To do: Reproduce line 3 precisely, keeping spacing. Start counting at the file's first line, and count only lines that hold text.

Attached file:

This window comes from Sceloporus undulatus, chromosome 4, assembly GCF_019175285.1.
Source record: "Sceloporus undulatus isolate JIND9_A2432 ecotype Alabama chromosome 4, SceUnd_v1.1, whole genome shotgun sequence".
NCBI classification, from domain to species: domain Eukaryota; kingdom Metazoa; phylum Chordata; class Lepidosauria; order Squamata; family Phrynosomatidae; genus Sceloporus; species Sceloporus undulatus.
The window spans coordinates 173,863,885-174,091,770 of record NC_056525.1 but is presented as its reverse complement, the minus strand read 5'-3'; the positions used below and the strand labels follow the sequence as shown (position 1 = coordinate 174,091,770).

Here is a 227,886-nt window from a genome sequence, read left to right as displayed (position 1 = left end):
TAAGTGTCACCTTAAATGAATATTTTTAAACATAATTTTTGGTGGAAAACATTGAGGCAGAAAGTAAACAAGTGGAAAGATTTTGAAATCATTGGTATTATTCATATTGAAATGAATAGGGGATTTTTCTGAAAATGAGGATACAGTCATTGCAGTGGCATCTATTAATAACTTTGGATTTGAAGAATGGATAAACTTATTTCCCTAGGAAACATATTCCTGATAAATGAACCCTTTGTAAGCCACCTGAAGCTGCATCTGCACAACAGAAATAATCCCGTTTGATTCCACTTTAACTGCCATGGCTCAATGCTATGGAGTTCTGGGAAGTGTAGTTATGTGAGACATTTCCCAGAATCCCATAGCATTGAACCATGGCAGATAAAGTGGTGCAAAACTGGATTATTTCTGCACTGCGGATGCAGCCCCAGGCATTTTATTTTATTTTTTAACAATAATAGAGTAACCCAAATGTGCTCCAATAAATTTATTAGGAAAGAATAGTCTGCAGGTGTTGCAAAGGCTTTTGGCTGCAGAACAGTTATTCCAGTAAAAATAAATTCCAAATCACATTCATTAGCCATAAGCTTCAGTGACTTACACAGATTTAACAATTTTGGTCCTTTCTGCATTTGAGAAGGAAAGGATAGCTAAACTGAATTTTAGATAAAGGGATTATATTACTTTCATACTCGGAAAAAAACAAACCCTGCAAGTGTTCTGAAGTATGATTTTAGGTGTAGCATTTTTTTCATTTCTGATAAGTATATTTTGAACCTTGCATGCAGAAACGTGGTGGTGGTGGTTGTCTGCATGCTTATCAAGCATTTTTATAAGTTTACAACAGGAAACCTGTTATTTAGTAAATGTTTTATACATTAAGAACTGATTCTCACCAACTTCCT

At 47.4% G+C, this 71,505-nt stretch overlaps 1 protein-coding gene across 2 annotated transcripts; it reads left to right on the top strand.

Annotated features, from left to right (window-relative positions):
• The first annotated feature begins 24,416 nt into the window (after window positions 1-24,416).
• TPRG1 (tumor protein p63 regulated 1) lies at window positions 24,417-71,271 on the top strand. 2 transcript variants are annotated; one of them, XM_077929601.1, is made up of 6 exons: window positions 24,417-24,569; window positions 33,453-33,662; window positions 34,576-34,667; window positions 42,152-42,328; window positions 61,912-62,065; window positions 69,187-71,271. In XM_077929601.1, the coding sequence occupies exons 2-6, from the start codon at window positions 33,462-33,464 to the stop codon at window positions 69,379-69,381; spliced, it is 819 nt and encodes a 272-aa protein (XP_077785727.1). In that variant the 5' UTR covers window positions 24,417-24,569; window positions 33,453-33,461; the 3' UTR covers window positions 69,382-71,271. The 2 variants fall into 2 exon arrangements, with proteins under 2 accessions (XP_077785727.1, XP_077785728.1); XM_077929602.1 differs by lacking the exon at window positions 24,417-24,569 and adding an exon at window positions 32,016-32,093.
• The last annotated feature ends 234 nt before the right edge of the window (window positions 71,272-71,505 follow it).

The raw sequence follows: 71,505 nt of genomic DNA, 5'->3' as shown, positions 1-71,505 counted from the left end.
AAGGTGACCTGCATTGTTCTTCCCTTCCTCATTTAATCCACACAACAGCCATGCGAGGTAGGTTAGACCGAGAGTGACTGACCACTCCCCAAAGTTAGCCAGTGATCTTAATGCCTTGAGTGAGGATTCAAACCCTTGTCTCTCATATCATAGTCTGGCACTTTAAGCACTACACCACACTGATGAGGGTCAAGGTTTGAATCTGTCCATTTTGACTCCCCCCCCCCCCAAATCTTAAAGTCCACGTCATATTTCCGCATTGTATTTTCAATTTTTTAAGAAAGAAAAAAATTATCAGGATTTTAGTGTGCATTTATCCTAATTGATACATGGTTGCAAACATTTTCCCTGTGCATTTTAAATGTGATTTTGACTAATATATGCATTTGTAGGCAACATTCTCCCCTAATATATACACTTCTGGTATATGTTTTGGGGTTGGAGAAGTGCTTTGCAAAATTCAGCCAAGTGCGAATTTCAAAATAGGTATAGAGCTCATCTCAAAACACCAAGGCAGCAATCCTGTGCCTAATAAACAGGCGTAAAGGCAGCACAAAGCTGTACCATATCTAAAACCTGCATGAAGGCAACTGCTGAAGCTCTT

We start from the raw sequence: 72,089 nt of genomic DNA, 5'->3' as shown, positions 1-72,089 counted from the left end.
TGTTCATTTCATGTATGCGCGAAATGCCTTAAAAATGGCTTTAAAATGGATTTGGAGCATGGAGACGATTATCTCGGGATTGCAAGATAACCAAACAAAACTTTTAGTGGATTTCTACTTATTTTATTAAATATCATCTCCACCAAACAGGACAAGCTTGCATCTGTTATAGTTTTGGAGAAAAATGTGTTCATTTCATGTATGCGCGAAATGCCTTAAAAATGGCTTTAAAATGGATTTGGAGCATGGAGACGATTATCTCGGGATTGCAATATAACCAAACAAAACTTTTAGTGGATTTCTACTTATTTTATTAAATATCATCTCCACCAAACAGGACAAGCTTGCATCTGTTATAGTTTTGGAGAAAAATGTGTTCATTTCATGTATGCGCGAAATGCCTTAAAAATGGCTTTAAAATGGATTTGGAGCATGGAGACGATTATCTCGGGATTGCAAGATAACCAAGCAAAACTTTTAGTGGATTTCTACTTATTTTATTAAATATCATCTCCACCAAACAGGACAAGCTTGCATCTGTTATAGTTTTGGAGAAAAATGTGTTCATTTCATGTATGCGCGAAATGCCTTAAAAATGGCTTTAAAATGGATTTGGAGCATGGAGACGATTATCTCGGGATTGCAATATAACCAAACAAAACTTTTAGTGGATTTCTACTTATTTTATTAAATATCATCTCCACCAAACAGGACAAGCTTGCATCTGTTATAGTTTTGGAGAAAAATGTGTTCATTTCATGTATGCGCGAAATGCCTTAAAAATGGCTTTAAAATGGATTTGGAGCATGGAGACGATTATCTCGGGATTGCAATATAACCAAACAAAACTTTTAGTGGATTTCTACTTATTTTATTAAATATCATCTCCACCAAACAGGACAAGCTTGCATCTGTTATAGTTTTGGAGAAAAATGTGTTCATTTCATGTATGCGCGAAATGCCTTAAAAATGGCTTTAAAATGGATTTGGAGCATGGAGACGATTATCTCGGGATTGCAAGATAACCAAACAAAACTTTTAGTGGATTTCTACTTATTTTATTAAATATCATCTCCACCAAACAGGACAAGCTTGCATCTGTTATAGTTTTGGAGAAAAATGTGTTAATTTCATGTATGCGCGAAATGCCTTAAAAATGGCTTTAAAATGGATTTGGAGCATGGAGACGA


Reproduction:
NCBI classification, from domain to species: domain Eukaryota; kingdom Metazoa; phylum Chordata; class Lepidosauria; order Squamata; family Phrynosomatidae; genus Sceloporus; species Sceloporus undulatus.